stealing two pairs of shoes and a pocket handkerchief
from the Ashton, Stalybridge and district lawn tennis
pavilion, on the 16th inst. Prisoners were arrested red-handed
on Sunday midnight by Constable HAMER, and the Chief Constable
pressed for a severe penalty. The following evidence was
Captain John ERSKINE said: I am a member
of the Ashton, Stalybridge and District Lawn Tennis Club,
and reside at the Ashton Barracks. The handkerchief produced
is my property, and bears my name at the corner. It is
worth 1s, and I last saw it safe on Friday on the club
Constable James HAMER said: On Sunday at
midnight I was on duty at Cockbrook, and upon examining
the pavilion in the tennis club ground found a window
broken and a ladder reared against the side. I got inside
the window, and found prisoners hiding under a table.
GREENWOOD made an attempt to escape, and as I hit him
with my staff he shouted, “Hold on, we’re
I brought them to the police office, and
upon searching them I found the handkerchief on GREENWOOD.
Upon being charged with the theft, GREENWOOD replied,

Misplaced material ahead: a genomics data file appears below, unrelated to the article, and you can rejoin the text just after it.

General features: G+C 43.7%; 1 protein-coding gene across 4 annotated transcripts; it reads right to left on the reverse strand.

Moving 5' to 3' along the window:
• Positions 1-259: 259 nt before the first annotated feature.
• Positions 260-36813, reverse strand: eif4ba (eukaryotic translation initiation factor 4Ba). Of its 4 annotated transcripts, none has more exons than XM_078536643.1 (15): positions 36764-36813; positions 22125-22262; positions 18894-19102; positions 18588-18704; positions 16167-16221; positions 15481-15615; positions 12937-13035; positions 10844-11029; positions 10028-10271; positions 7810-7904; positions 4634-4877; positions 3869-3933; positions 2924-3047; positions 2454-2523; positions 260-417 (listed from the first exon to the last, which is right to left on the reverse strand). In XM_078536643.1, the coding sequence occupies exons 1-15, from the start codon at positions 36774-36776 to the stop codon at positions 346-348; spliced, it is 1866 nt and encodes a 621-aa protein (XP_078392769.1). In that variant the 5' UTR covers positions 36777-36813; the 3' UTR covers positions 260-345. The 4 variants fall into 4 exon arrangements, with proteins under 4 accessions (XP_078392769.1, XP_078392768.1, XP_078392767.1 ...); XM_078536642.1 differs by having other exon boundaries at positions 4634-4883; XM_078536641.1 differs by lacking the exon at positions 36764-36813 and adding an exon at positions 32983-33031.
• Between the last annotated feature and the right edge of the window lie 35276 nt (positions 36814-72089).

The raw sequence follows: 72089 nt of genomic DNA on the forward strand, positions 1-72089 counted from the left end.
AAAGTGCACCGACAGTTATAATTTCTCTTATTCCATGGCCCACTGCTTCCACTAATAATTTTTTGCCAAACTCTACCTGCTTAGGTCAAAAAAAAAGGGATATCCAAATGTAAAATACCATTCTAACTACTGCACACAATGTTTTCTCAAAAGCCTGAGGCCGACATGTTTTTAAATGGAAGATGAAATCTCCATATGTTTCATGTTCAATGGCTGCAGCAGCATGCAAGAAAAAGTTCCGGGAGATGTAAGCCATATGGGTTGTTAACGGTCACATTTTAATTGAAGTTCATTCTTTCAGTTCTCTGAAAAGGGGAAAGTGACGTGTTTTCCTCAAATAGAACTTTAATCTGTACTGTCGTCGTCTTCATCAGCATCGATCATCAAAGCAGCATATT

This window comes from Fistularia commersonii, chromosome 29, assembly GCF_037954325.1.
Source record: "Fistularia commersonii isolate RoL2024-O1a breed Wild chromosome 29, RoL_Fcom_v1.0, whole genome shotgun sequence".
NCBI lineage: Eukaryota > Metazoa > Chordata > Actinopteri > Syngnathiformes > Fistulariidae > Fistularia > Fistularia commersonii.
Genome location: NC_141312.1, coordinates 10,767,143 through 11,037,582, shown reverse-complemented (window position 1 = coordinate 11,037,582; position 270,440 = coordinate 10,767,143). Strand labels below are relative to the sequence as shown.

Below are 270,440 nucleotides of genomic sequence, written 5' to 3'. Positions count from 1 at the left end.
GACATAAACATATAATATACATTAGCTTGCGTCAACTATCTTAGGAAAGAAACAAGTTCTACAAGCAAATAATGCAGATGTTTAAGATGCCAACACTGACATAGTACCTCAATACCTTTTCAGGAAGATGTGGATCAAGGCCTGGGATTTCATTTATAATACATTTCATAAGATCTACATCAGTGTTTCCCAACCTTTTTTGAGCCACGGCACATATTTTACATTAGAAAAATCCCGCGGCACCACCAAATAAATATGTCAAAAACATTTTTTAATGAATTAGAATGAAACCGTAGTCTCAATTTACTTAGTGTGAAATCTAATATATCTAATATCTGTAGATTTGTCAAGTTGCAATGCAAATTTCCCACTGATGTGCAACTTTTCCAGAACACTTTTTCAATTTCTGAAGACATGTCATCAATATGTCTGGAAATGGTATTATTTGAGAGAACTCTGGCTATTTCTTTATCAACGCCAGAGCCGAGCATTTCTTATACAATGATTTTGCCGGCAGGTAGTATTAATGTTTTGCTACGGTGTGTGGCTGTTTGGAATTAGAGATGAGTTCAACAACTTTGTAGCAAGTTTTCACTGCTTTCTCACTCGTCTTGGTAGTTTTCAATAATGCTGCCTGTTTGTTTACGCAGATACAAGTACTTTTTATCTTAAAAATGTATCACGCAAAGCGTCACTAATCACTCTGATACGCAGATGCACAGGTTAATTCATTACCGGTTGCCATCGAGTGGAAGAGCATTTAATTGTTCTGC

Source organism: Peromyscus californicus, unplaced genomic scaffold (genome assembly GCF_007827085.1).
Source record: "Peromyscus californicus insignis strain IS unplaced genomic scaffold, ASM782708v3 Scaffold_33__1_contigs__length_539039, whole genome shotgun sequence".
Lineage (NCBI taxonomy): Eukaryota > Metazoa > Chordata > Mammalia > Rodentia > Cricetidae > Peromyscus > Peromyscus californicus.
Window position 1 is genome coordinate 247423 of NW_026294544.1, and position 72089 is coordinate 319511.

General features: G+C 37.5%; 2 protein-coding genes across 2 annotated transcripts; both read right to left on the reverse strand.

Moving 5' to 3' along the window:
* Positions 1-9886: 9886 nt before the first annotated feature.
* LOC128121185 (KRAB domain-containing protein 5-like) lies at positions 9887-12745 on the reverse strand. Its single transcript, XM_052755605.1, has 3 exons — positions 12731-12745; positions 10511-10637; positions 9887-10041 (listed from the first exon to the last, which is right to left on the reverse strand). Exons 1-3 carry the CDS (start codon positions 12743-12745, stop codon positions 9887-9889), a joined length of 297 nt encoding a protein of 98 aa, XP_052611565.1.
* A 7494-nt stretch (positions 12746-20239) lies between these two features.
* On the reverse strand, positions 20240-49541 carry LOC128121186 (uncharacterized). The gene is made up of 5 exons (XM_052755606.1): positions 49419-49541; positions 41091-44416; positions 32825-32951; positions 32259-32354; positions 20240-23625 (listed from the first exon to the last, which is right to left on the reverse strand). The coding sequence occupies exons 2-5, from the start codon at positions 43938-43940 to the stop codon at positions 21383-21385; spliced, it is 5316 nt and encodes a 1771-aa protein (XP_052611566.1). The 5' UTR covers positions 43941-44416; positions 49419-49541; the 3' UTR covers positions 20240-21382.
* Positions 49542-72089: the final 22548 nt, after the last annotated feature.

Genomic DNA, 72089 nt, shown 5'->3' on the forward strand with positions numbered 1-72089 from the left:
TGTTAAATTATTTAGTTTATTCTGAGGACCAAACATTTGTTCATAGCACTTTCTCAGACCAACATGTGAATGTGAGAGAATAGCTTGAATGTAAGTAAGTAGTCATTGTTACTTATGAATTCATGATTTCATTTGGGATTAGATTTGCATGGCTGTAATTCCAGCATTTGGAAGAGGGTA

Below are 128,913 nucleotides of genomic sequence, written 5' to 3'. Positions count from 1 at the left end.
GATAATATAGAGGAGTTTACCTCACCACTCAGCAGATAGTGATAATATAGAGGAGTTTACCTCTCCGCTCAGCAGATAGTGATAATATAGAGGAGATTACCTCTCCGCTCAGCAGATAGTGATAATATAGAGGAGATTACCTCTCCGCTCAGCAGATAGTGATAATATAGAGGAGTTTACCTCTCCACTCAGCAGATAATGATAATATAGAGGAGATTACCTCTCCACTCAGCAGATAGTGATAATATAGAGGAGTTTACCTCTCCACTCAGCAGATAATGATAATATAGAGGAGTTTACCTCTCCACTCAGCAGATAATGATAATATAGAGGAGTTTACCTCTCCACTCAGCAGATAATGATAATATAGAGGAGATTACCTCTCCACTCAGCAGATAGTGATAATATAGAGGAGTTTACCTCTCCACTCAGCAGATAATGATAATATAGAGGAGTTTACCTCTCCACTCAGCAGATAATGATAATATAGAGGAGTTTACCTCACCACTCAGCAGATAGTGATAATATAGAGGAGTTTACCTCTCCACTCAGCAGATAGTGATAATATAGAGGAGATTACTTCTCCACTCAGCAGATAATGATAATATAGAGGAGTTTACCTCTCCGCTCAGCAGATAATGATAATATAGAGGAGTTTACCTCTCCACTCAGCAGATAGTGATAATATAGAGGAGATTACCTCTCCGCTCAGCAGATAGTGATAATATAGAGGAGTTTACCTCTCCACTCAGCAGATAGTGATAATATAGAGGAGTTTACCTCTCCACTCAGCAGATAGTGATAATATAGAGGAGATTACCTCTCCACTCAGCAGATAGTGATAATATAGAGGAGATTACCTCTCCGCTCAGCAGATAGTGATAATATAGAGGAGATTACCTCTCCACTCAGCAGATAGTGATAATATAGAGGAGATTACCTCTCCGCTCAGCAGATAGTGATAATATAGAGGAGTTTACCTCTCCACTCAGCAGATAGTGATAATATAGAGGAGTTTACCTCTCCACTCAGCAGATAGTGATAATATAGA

“Aye,” and SIMKISS “Yes.” Subsequently
I found that GREENWOOD was wearing the shows produced,
the property of Mr HILDYARD, prisoner having exchanged
his own for them. I charged them both this morning with
stealing the shoes, and they replied, “Yes, that
is all we have stolen.”
Captain BATES: I think the Bench will agree
with me that it was a clever capture by Constable HAMER.
— The Chairman: He is deserving of being complimented
Allen BOWER, of Egerton-street, Ashton,
deposed: I am caretaker of the pavilion and grounds of
the tennis club. On Saturday night I left everything secure,
but early on Monday morning I was knocked up by the police
who told me that the pavilion had been broken into. I
went there, and found that the shoes belonging to Mr F
E HILDYARD, of Ashton, had been stolen. They are worth
about 10s, and I saw them safe on Saturday night.
Prisoners elected to be tried by the magistrates,
and both now pleaded guilty. GREENWOOD said he had no
boots. — The Chairman: Do either of you work? —